Category: Consensus

Towards an intuitive high-performance consensus algorithm

Distributed consensus is the problem of how to reach decisions in asynchronous and unreliable distributed systems. The two most widely known algorithms are: Paxos, the traditional yet poorly understood solution; and Raft, the newcomer which democratised the understanding of distributed consensus. Raft is one of the most influential papers of this decade in distributed systems Read More

My Reactive Summit 2018 talk is now online

My talk titled “Liberating Distributed Consensus” from last year’s Reactive Summit is now available on youtube. Abstract: The ability to reach consensus between hosts, whether for addressing, primary election, locking, or coordination, is a fundamental necessity of modern distributed systems. The Paxos algorithm is at the heart of how we achieve distributed consensus today and Read More

Majority agreement is not necessary for consensus

Did you know that majority agreement isn’t required by Paxos? In fact, most of the time, the sets of nodes required to participate in agreement (known as quorums) do not even need to intersect with each other. This is the observation which is made, proven and realised in our latest paper draft, Flexible Paxos: Quorum Read More

Paper notes on S-Paxos [SRDS’12]

The following is a paper notes for “S-Paxos: Offloading the Leader for High Throughput State Machine Replication”. This paper was recommended to me as a example of high-throughput consensus, achieved by offloading responsibilities from the leader. The paper starts by demonstrates that JPaxos is throughput limited by leader CPU, peaking at 70 kreqs/sec, where as Read More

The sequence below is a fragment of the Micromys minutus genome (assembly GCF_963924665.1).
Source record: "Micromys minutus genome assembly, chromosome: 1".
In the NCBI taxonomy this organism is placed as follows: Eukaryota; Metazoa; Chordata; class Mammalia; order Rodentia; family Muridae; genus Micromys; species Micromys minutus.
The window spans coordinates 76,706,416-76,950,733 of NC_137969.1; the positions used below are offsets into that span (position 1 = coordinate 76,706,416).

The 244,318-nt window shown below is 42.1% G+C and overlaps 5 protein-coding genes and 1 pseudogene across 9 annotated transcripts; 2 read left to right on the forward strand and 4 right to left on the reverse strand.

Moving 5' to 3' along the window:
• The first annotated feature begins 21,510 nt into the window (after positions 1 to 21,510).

VIDEO: Making the Impossible Possible @ J on the Beach

The videos of my talk and interview at this year’s J on the beach are now live and embedded below. Read More

Paxos Agreement – Computerphile

The Democracy of computer collaboration, PAXOS is a method for ensuring networked computers reach agreement. Heidi Howard of the University of Cambridge Computer Laboratory explains. Read More

Speaking at QCon London 2016

I am pleased to announce that I’ll be speaking at this year’s QCon London. I’ll be speaking in the “Modern CS in the real world” track, hosted by none other than Adrian Colyer, from the morning paper.  The abstract for my talk,  Making the Impossible Possible is as follows: In this talk, we explore how to construct resilient Read More

Paper Notes on “CORFU: A distributed shared log” [TOCS’13]

Last Monday we looked at Tango, a system for replicating a data structure to provide linearizable semantics and fault-tolerance. Tango is built up on CORFU, a replicated log, built over storage nodes. This paper notes article covers “CORFU: A distributed shared log” also by Balakrishnan et al. from TOCS December 2013. I believe that this Read More

Adding machines can decrease availability of a distributed system

TL;DR: Run distributed systems using majority quorum on an odd number of machines. Paxos, Raft, Viewstamped Replication and many other consensus algorithms operate on majority quorums. A majority quorum is any subset of nodes containing at least a strict majority of nodes. These algorithms all require a majority quorum to agree to a value before its Read More

Chronicle of Coracle: Parsing Protocol Specific Parameters

This is the first post in the “Chronicle of Coracle” series to document daily life using OCaml for systems programming. Today, I’ll be adding protocol specific parameters to Coracle, this mostly involves working with the Yojson and Cmdliner libraries. Once completed, Coracle will be able to accept JSON files like: {“nodes”: 50,”loss”: 0.0, “termination”:1000, “consensus”: Read More

1 2 3